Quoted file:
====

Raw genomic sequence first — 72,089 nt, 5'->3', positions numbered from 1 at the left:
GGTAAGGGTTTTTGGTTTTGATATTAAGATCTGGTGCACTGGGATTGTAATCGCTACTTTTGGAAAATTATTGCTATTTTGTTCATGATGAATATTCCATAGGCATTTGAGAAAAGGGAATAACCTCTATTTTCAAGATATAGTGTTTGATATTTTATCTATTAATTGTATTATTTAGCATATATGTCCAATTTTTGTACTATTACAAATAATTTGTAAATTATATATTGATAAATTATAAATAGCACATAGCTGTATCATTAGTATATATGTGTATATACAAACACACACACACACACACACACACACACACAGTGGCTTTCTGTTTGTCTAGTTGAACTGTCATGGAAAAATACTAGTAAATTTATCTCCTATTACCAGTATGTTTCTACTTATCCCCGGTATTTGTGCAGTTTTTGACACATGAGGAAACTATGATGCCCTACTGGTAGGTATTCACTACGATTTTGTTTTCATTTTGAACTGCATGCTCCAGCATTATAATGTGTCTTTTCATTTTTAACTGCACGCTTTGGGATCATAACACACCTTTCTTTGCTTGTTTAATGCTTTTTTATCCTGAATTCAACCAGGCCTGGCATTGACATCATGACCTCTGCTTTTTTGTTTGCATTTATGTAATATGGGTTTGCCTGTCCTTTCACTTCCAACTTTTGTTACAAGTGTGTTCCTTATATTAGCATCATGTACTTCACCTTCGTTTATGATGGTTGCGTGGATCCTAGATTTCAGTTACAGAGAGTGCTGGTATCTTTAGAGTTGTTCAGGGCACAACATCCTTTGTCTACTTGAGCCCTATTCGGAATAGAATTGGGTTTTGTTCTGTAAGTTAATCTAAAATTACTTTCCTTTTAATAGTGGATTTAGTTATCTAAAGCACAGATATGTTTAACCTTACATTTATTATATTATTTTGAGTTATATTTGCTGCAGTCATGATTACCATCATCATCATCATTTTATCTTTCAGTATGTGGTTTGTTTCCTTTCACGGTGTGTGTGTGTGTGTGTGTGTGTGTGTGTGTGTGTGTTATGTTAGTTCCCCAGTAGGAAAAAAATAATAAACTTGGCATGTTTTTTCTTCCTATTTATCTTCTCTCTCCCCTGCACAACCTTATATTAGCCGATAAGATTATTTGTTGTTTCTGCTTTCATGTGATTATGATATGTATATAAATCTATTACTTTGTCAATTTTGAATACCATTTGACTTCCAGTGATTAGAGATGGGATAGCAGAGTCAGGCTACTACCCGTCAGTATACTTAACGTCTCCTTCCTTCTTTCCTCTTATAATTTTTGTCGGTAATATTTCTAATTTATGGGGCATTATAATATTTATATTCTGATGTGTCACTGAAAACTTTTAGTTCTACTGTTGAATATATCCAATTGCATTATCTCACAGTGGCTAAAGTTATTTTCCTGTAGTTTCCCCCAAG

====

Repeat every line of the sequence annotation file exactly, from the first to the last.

Raw genomic sequence first — 72,089 nt, 5'->3', positions numbered from 1 at the left:
GGTAAGGGTTTTTGGTTTTGATATTAAGATCTGGTGCACTGGGATTGTAATCGCTACTTTTGGAAAATTATTGCTATTTTGTTCATGATGAATATTCCATAGGCATTTGAGAAAAGGGAATAACCTCTATTTTCAAGATATAGTGTTTGATATTTTATCTATTAATTGTATTATTTAGCATATATGTCCAATTTTTGTACTATTACAAATAATTTGTAAATTATATATTGATAAATTATAAATAGCACATAGCTGTATCATTAGTATATATGTGTATATACAAACACACACACACACACACACACACACACACAGTGGCTTTCTGTTTGTCTAGTTGAACTGTCATGGAAAAATACTAGTAAATTTATCTCCTATTACCAGTATGTTTCTACTTATCCCCGGTATTTGTGCAGTTTTTGACACATGAGGAAACTATGATGCCCTACTGGTAGGTATTCACTACGATTTTGTTTTCATTTTGAACTGCATGCTCCAGCATTATAATGTGTCTTTTCATTTTTAACTGCACGCTTTGGGATCATAACACACCTTTCTTTGCTTGTTTAATGCTTTTTTATCCTGAATTCAACCAGGCCTGGCATTGACATCATGACCTCTGCTTTTTTGTTTGCATTTATGTAATATGGGTTTGCCTGTCCTTTCACTTCCAACTTTTGTTACAAGTGTGTTCCTTATATTAGCATCATGTACTTCACCTTCGTTTATGATGGTTGCGTGGATCCTAGATTTCAGTTACAGAGAGTGCTGGTATCTTTAGAGTTGTTCAGGGCACAACATCCTTTGTCTACTTGAGCCCTATTCGGAATAGAATTGGGTTTTGTTCTGTAAGTTAATCTAAAATTACTTTCCTTTTAATAGTGGATTTAGTTATCTAAAGCACAGATATGTTTAACCTTACATTTATTATATTATTTTGAGTTATATTTGCTGCAGTCATGATTACCATCATCATCATCATTTTATCTTTCAGTATGTGGTTTGTTTCCTTTCACGGTGTGTGTGTGTGTGTGTGTGTGTGTGTGTGTGTGTGTTATGTTAGTTCCCCAGTAGGAAAAAAATAATAAACTTGGCATGTTTTTTCTTCCTATTTATCTTCTCTCTCCCCTGCACAACCTTATATTAGCCGATAAGATTATTTGTTGTTTCTGCTTTCATGTGATTATGATATGTATATAAATCTATTACTTTGTCAATTTTGAATACCATTTGACTTCCAGTGATTAGAGATGGGATAGCAGAGTCAGGCTACTACCCGTCAGTATACTTAACGTCTCCTTCCTTCTTTCCTCTTATAATTTTTGTCGGTAATATTTCTAATTTATGGGGCATTATAATATTTATATTCTGATGTGTCACTGAAAACTTTTAGTTCTACTGTTGAATATATCCAATTGCATTATCTCACAGTGGCTAAAGTTATTTTCCTGTAGTTTCCCCCAAG